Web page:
Isolering Standard ISO 9869 – 1-2014

ISO 9869 – 1: 2014

Uddrag af Standard

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The committee responsible for this document is ISO/TC 163, Thermal performance and energy use in the built environment, Subcommittee SC 1, Test and measurement methods.
This first edition cancels and replaces ISO 9869:1994, which has been technically revised.
Annexes A, B and C form an integral part of this part of ISO 9869. Annexes D, E and F are for information only.
The thermal transmittance of a building element (U-value) is defined in ISO 7345 as the “Heat flow rate in the steady state divided by area and by the temperature difference between the surroundings on each side of a system”.
In principle, the U-value can be obtained by measuring the heat flow rate through an element with a heat flow meter or a calorimeter, together with the temperatures on both sides of the element under steady-state conditions.
However, since steady-state conditions are never encountered on a site in practice, such a simple measurement is not possible. But there are several ways of overcoming this difficulty:

a) Imposing steady-state conditions by the use of a hot and a cold box. This method is commonly used in the laboratory (ISO 8990) but is cumbersome in the field;
b) Assuming that the mean values of the heat flow rate and temperatures over a sufficiently long period of time give a good estimate of the steady-state. This method is valid if:
1) the thermal properties of the materials and the heat transfer coefficients are constant over the range of temperature fluctuations occurring during the test;
2) the change of amount of heat stored in the element is negligible when compared to the amount of heat going through the element. This method is widely used but may lead to long periods of measurement and may give erroneous results in certain cases.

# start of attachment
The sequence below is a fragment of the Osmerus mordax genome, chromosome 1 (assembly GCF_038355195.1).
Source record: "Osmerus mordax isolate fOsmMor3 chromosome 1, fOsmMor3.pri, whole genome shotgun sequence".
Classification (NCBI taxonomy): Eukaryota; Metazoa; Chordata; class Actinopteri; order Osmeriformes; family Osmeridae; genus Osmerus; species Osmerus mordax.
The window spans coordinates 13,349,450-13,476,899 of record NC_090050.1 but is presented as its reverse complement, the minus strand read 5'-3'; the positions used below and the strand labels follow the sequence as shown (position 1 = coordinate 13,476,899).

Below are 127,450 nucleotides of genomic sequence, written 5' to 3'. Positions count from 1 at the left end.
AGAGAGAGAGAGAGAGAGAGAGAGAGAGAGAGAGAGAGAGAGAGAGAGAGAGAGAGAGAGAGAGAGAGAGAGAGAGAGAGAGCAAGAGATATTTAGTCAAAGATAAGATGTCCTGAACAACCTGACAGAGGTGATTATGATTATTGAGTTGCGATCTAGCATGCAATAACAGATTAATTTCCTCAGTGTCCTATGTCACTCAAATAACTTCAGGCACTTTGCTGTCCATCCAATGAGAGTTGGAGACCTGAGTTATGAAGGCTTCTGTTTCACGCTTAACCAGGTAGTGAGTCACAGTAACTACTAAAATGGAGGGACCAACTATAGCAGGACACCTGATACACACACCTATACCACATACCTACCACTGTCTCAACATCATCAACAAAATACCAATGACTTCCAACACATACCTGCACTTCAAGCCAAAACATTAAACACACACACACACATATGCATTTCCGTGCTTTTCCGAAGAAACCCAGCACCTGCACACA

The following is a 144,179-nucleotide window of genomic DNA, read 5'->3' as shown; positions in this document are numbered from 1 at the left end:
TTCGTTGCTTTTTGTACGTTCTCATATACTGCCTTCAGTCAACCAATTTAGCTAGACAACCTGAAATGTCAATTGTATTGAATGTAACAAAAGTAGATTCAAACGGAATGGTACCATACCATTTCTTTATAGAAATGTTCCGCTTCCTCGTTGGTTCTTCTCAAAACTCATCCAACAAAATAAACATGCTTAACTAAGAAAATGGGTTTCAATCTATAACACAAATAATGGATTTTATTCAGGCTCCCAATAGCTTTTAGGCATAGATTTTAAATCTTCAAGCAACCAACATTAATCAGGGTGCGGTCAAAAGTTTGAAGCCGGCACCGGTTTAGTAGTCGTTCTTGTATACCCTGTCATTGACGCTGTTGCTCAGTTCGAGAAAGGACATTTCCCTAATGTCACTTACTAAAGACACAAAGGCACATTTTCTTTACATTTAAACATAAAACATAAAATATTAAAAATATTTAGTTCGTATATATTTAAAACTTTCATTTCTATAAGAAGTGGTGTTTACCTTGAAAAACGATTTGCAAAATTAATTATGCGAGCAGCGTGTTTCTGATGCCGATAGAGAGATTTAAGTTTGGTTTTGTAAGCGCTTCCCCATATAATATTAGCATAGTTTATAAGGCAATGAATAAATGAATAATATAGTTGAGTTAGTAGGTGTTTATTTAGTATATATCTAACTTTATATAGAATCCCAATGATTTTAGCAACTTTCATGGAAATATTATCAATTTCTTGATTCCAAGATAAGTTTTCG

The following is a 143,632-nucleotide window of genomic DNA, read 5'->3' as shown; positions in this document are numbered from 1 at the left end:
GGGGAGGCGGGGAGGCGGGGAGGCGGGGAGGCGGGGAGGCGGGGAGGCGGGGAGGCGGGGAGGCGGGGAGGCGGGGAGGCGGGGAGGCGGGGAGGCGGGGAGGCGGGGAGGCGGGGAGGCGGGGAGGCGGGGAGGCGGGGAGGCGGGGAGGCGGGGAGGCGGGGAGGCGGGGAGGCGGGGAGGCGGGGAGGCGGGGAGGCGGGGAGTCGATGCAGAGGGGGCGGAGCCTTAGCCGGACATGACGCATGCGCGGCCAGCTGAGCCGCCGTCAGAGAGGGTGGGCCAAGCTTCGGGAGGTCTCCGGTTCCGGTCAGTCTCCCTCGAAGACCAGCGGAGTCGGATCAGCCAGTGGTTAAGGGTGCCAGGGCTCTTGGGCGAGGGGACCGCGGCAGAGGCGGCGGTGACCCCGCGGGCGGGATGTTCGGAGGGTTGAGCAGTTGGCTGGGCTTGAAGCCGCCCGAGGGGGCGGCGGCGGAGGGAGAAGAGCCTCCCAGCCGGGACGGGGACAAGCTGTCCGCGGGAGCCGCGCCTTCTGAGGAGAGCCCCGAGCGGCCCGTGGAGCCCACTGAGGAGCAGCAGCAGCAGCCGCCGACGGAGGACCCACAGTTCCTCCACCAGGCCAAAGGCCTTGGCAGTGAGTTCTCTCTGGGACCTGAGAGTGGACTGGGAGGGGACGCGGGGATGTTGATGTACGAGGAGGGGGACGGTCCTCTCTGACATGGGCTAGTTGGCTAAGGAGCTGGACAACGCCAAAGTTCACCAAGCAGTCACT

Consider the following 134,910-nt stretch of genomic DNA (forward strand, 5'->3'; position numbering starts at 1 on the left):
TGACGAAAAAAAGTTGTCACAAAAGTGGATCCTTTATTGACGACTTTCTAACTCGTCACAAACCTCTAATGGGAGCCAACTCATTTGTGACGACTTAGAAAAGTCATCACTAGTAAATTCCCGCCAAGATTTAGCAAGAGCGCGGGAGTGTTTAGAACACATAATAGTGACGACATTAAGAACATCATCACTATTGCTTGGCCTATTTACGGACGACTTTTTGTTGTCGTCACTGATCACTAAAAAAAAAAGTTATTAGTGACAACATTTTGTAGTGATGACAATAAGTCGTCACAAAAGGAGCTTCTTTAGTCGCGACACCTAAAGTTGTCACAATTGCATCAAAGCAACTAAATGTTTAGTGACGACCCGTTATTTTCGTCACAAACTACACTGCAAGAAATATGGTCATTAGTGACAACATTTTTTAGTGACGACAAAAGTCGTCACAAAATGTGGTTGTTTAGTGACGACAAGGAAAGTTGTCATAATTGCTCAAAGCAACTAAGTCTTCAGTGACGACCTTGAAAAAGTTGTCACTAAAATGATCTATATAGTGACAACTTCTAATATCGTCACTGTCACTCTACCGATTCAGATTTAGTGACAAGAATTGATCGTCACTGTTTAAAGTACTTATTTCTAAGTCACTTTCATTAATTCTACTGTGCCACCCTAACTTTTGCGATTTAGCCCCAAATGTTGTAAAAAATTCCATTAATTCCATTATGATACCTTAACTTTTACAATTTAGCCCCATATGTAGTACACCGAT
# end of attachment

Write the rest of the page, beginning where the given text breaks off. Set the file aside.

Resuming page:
c) Using a dynamic theory to take into account the fluctuations of the heat flow rate and temperatures in the analysis of the recorded data.

NOTE The temperatures of the surroundings, used in the definition of the U-value, are not precisely defined in ISO 7345. Their exact definition depends on the subsequent use of the U-value and may be different in different countries (see Annex A).
1 Scope
This part of ISO 9869 describes the heat flow meter method for the measurement of the thermal transmission properties of plane building components, primarily consisting of opaque layers perpendicular to the heat flow and having no significant lateral heat flow.
The properties which can be measured are:

a) the thermal resistance, R, and thermal conductance, Λ, from surface to surface;
b) the total thermal resistance, RT, and transmittance from environment to environment, U, if the environmental temperatures of both environments are well defined.

The heat flow meter measurement method is also suitable for components consisting of quasi homogeneous layers perpendicular to the heat flow, provided that the dimensions of any inhomogeneity in close proximity to the heat flow meter (HFM) is much smaller than its lateral dimensions and are not thermal bridges which can be detected by infrared thermography (see 6.1.1).
This part of ISO 9869 describes the apparatus to be used, the calibration procedure for the apparatus, the installation and the measurement procedures, the analysis of the data, including the correction of systematic errors and the reporting format.